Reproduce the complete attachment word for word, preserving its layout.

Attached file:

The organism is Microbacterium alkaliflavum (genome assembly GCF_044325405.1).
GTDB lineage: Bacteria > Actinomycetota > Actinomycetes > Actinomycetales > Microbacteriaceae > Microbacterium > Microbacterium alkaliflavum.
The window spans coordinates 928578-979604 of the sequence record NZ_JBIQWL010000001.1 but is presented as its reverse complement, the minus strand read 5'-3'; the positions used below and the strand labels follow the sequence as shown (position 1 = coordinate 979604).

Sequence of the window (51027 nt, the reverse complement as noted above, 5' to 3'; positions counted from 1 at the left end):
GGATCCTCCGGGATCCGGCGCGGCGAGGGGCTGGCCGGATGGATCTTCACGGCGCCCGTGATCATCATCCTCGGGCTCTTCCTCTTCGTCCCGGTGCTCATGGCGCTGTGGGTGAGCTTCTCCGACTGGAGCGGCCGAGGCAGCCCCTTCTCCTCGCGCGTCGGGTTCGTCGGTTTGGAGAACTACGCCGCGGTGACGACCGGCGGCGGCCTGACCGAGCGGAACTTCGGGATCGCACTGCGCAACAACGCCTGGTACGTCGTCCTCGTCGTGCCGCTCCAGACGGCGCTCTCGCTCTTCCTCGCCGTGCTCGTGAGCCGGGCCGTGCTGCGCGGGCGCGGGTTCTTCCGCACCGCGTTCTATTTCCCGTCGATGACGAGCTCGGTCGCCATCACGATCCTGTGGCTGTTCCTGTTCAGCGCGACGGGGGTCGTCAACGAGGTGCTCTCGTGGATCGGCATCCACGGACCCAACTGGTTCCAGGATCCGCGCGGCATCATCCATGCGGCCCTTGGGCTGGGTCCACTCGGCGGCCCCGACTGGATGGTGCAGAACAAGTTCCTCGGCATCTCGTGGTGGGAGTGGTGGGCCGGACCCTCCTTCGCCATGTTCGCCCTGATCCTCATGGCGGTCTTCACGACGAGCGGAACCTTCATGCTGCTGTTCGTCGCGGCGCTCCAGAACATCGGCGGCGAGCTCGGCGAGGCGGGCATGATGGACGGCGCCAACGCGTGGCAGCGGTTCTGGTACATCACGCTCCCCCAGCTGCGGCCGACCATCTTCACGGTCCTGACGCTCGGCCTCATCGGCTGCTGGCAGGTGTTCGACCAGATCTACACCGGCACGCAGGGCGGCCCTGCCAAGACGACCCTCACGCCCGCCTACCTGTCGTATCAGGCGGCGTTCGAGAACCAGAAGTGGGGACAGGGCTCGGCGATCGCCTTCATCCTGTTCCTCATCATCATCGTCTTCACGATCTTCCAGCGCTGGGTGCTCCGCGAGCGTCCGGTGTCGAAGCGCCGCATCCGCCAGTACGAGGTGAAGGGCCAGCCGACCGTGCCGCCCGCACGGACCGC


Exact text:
The organism is Microbacterium alkaliflavum (genome assembly GCF_044325405.1).
GTDB lineage: Bacteria > Actinomycetota > Actinomycetes > Actinomycetales > Microbacteriaceae > Microbacterium > Microbacterium alkaliflavum.
The window spans coordinates 928578-979604 of the sequence record NZ_JBIQWL010000001.1 but is presented as its reverse complement, the minus strand read 5'-3'; the positions used below and the strand labels follow the sequence as shown (position 1 = coordinate 979604).

Sequence of the window (51027 nt, the reverse complement as noted above, 5' to 3'; positions counted from 1 at the left end):
GGATCCTCCGGGATCCGGCGCGGCGAGGGGCTGGCCGGATGGATCTTCACGGCGCCCGTGATCATCATCCTCGGGCTCTTCCTCTTCGTCCCGGTGCTCATGGCGCTGTGGGTGAGCTTCTCCGACTGGAGCGGCCGAGGCAGCCCCTTCTCCTCGCGCGTCGGGTTCGTCGGTTTGGAGAACTACGCCGCGGTGACGACCGGCGGCGGCCTGACCGAGCGGAACTTCGGGATCGCACTGCGCAACAACGCCTGGTACGTCGTCCTCGTCGTGCCGCTCCAGACGGCGCTCTCGCTCTTCCTCGCCGTGCTCGTGAGCCGGGCCGTGCTGCGCGGGCGCGGGTTCTTCCGCACCGCGTTCTATTTCCCGTCGATGACGAGCTCGGTCGCCATCACGATCCTGTGGCTGTTCCTGTTCAGCGCGACGGGGGTCGTCAACGAGGTGCTCTCGTGGATCGGCATCCACGGACCCAACTGGTTCCAGGATCCGCGCGGCATCATCCATGCGGCCCTTGGGCTGGGTCCACTCGGCGGCCCCGACTGGATGGTGCAGAACAAGTTCCTCGGCATCTCGTGGTGGGAGTGGTGGGCCGGACCCTCCTTCGCCATGTTCGCCCTGATCCTCATGGCGGTCTTCACGACGAGCGGAACCTTCATGCTGCTGTTCGTCGCGGCGCTCCAGAACATCGGCGGCGAGCTCGGCGAGGCGGGCATGATGGACGGCGCCAACGCGTGGCAGCGGTTCTGGTACATCACGCTCCCCCAGCTGCGGCCGACCATCTTCACGGTCCTGACGCTCGGCCTCATCGGCTGCTGGCAGGTGTTCGACCAGATCTACACCGGCACGCAGGGCGGCCCTGCCAAGACGACCCTCACGCCCGCCTACCTGTCGTATCAGGCGGCGTTCGAGAACCAGAAGTGGGGACAGGGCTCGGCGATCGCCTTCATCCTGTTCCTCATCATCATCGTCTTCACGATCTTCCAGCGCTGGGTGCTCCGCGAGCGTCCGGTGTCGAAGCGCCGCATCCGCCAGTACGAGGTGAAGGGCCAGCCGACCGTGCCGCCCGCACGGACCGC